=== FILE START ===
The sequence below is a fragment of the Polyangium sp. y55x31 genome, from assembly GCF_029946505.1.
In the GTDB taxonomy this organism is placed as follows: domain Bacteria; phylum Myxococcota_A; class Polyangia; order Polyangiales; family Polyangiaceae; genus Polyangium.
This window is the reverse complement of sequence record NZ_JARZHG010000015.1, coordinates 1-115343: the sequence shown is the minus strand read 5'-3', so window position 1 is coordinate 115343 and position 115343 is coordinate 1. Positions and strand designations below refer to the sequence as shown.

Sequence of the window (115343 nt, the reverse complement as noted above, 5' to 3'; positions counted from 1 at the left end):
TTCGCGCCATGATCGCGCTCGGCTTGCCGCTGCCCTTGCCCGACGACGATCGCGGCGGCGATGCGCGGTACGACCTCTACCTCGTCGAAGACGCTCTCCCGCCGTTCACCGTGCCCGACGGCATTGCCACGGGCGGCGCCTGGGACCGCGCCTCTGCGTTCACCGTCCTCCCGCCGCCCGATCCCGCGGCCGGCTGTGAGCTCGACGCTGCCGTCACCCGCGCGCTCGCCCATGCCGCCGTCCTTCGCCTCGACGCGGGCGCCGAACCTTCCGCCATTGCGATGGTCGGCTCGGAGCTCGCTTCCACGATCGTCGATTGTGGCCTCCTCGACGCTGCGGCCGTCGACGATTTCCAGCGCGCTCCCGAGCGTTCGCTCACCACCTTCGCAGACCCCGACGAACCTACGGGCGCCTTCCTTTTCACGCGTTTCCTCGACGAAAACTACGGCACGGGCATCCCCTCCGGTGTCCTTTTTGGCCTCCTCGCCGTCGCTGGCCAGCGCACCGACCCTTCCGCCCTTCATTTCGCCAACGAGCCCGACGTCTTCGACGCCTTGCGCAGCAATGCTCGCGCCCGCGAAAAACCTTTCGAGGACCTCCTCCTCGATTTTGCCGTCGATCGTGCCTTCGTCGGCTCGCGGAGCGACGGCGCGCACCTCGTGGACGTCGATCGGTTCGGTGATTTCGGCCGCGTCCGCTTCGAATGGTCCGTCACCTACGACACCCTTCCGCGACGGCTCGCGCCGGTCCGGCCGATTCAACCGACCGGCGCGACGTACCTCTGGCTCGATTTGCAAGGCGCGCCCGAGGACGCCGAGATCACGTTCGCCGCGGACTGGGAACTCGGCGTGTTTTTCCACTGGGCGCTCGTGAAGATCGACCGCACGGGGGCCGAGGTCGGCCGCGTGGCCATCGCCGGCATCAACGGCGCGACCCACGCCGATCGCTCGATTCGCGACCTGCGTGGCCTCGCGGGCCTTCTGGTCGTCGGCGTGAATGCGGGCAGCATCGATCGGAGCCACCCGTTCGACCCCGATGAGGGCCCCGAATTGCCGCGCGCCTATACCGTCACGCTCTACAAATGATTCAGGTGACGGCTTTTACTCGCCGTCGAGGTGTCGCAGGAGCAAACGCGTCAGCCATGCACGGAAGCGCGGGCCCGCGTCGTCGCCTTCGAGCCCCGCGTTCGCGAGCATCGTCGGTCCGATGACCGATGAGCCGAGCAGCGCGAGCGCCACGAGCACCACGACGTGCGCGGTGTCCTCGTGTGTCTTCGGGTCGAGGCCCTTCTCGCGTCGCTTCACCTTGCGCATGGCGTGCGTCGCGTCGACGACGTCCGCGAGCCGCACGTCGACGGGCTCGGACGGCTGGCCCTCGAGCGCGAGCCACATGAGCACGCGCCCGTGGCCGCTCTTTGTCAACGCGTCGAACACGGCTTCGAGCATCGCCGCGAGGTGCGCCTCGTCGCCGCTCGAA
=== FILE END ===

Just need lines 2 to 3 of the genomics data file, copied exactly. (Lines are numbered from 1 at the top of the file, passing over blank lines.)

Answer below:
In the GTDB taxonomy this organism is placed as follows: domain Bacteria; phylum Myxococcota_A; class Polyangia; order Polyangiales; family Polyangiaceae; genus Polyangium.
This window is the reverse complement of sequence record NZ_JARZHG010000015.1, coordinates 1-115343: the sequence shown is the minus strand read 5'-3', so window position 1 is coordinate 115343 and position 115343 is coordinate 1. Positions and strand designations below refer to the sequence as shown.